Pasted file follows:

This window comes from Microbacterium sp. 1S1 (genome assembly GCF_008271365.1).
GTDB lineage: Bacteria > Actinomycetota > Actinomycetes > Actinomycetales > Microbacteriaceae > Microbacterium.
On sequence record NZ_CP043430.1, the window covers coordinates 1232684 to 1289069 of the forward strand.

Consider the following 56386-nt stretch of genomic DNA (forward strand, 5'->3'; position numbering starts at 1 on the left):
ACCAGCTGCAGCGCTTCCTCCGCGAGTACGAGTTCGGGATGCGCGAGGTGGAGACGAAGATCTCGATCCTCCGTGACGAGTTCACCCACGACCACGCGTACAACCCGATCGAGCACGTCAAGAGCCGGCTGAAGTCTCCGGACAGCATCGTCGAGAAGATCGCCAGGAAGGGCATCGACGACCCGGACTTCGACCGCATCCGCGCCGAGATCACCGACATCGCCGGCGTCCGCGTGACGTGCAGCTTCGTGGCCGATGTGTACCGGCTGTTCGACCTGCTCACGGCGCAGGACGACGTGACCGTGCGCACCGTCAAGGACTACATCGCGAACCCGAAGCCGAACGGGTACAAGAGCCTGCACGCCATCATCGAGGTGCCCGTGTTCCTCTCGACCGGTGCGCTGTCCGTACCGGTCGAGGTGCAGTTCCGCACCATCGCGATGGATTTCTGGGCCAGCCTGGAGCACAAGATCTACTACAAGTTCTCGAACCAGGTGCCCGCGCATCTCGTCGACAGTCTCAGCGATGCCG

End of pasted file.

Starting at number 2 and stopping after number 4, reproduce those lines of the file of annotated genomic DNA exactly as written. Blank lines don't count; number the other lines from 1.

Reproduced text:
GTDB lineage: Bacteria > Actinomycetota > Actinomycetes > Actinomycetales > Microbacteriaceae > Microbacterium.
On sequence record NZ_CP043430.1, the window covers coordinates 1232684 to 1289069 of the forward strand.

Consider the following 56386-nt stretch of genomic DNA (forward strand, 5'->3'; position numbering starts at 1 on the left):